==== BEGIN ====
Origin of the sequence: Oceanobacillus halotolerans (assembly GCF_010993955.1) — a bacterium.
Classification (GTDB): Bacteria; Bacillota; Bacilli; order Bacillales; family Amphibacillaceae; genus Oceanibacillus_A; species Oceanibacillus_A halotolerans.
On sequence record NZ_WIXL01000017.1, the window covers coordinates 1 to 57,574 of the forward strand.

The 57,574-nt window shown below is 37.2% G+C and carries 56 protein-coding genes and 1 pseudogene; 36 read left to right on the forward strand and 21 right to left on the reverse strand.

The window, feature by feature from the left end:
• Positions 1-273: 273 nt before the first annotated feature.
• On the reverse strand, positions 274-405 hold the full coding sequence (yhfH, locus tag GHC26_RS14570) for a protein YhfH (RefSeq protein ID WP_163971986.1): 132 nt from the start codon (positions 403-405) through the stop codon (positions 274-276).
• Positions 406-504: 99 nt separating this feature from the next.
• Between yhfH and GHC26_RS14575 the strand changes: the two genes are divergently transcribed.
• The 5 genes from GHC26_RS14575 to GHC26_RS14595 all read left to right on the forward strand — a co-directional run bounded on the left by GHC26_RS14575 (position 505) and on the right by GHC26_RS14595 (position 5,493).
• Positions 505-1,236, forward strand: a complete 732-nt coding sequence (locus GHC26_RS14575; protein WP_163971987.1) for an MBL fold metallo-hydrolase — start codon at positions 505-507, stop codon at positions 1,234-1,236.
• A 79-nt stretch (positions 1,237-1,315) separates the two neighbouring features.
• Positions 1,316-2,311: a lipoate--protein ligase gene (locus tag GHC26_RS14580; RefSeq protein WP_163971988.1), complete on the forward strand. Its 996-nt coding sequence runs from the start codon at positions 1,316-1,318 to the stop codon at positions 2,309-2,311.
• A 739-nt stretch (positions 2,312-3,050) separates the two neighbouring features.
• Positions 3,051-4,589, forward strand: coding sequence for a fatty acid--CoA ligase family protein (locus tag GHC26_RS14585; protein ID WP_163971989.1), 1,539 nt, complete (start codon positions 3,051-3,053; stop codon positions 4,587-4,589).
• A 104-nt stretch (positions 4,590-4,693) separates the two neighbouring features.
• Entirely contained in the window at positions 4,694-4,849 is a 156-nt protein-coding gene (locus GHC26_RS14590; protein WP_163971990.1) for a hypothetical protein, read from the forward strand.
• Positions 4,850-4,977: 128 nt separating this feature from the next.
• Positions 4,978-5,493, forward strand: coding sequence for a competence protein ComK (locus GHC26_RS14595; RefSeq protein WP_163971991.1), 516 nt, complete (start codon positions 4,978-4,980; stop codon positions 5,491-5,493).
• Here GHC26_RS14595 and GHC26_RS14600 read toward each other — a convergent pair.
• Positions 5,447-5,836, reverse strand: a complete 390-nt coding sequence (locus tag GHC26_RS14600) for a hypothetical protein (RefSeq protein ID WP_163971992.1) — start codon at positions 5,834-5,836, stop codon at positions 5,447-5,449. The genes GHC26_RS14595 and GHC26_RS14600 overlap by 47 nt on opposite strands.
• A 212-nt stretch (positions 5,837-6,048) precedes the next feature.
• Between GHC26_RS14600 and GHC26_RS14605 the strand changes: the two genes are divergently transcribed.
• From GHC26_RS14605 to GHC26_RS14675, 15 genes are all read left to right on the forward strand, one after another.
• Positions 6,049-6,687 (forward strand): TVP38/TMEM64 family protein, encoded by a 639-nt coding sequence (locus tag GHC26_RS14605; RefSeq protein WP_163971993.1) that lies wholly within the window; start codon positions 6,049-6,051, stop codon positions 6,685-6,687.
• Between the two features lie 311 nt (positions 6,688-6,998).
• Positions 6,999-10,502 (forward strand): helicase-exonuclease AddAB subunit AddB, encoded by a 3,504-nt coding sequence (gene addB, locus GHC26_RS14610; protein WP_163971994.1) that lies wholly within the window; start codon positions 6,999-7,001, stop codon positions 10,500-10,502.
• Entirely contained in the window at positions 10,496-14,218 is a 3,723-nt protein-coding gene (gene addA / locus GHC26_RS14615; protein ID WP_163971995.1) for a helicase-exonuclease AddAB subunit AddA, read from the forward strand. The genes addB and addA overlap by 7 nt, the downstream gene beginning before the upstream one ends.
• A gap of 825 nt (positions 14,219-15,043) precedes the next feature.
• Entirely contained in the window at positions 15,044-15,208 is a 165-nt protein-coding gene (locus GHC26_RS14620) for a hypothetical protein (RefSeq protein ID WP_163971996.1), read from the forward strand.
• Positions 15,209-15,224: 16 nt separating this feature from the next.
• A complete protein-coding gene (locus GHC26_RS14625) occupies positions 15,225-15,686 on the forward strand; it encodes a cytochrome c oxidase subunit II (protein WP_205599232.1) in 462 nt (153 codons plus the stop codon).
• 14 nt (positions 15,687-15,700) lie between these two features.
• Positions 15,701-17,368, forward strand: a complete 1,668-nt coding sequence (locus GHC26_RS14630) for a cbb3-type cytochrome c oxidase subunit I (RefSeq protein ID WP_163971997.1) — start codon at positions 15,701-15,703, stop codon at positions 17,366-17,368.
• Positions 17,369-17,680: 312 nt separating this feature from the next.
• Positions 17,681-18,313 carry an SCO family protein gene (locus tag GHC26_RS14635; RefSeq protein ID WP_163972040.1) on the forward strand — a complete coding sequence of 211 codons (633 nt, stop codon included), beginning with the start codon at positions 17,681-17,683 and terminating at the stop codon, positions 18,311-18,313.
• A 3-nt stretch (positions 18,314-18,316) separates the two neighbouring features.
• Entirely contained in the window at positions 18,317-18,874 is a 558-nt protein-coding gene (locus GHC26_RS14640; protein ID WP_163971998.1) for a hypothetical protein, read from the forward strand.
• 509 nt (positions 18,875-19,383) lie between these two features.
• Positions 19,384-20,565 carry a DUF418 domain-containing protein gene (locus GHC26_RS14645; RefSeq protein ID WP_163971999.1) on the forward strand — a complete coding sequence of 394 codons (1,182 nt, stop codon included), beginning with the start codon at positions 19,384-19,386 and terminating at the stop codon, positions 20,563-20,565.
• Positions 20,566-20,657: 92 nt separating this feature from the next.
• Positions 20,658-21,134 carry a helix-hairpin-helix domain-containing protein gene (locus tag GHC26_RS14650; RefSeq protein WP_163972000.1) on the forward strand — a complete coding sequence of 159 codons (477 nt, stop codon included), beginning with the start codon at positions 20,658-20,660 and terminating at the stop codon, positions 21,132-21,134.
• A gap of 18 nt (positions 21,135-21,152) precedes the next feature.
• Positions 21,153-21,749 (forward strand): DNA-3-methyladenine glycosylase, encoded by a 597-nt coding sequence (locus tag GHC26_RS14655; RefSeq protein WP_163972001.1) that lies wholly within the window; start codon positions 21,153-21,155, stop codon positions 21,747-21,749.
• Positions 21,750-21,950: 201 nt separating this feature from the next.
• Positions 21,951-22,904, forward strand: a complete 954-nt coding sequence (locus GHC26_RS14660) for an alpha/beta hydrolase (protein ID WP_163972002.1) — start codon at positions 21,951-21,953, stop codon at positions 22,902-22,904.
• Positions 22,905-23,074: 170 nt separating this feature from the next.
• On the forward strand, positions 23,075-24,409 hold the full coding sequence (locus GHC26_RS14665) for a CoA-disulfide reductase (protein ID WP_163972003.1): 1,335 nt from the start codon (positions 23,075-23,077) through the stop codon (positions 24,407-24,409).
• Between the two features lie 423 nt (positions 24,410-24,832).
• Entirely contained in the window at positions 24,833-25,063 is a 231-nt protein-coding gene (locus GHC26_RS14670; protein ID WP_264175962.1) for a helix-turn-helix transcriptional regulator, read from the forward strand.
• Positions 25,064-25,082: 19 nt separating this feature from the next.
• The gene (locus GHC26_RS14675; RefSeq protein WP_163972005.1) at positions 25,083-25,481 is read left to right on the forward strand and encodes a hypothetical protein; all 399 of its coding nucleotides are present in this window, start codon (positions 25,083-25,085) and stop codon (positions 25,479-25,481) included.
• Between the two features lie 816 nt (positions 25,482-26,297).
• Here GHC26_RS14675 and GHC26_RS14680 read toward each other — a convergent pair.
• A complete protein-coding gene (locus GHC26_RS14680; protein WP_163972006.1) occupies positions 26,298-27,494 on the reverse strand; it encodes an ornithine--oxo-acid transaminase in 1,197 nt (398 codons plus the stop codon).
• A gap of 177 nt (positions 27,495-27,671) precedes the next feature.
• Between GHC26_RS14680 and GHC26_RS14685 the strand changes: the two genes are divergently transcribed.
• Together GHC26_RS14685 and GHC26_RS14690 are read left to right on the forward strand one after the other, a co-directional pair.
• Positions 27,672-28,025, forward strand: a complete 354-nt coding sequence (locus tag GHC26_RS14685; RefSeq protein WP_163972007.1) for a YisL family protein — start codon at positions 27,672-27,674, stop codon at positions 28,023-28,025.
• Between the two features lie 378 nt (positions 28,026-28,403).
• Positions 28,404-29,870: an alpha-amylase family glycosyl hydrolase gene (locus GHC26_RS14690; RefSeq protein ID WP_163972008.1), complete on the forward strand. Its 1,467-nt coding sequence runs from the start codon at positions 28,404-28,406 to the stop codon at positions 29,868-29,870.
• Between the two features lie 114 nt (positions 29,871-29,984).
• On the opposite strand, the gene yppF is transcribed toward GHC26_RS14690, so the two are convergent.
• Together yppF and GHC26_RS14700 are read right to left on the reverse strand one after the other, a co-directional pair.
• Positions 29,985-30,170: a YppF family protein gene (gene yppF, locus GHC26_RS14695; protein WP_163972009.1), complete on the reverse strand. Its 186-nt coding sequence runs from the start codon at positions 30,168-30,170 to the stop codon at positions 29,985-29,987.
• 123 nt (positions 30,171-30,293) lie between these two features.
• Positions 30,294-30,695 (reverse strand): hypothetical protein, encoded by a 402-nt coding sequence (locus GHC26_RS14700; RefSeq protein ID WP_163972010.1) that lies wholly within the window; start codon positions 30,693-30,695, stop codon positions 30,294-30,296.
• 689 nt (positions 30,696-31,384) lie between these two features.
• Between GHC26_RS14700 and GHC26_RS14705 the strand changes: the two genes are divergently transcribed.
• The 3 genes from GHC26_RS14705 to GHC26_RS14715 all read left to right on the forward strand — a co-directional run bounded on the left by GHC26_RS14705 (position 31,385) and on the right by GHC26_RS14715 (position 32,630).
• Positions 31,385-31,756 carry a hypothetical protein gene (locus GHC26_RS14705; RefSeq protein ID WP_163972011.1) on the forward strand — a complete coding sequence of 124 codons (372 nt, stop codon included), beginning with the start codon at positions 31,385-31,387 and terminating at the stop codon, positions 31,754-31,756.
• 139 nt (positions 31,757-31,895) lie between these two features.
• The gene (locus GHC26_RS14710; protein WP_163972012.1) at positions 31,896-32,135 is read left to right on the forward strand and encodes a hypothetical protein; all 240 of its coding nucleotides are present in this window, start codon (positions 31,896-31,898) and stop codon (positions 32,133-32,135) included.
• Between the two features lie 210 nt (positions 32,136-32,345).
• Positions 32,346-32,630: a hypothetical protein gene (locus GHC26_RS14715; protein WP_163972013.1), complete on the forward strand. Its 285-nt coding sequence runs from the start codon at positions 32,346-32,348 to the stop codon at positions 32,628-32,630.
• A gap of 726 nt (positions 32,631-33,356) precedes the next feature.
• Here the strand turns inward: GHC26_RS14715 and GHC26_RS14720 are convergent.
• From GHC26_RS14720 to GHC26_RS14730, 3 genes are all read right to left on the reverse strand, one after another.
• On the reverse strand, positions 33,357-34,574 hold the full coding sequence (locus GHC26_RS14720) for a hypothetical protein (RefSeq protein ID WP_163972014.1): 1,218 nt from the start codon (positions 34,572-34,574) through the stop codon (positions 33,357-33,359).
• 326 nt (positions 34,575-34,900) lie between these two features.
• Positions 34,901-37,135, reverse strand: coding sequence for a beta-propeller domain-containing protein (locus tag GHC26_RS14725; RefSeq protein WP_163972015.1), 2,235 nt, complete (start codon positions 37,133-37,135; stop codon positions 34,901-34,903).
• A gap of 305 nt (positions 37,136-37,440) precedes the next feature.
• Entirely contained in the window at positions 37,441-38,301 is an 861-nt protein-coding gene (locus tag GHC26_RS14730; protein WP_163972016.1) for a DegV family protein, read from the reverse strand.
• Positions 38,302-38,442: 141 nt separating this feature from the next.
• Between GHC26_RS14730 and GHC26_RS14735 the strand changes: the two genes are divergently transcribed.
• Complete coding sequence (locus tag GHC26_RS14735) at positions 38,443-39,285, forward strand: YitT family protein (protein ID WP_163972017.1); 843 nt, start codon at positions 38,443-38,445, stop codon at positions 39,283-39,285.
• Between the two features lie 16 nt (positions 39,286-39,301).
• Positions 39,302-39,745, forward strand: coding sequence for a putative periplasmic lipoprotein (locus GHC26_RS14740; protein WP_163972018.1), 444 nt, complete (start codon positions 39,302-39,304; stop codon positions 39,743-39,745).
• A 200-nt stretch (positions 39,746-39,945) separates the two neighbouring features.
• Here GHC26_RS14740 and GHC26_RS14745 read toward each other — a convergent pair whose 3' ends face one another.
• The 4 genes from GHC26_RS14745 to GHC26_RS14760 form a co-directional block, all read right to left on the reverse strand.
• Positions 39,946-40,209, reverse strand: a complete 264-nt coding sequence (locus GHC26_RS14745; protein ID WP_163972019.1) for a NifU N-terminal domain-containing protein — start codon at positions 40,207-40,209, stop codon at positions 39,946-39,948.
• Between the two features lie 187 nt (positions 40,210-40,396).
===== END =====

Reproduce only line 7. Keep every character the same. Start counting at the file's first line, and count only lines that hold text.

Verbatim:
• On the reverse strand, positions 274-405 hold the full coding sequence (yhfH, locus tag GHC26_RS14570) for a protein YhfH (RefSeq protein ID WP_163971986.1): 132 nt from the start codon (positions 403-405) through the stop codon (positions 274-276).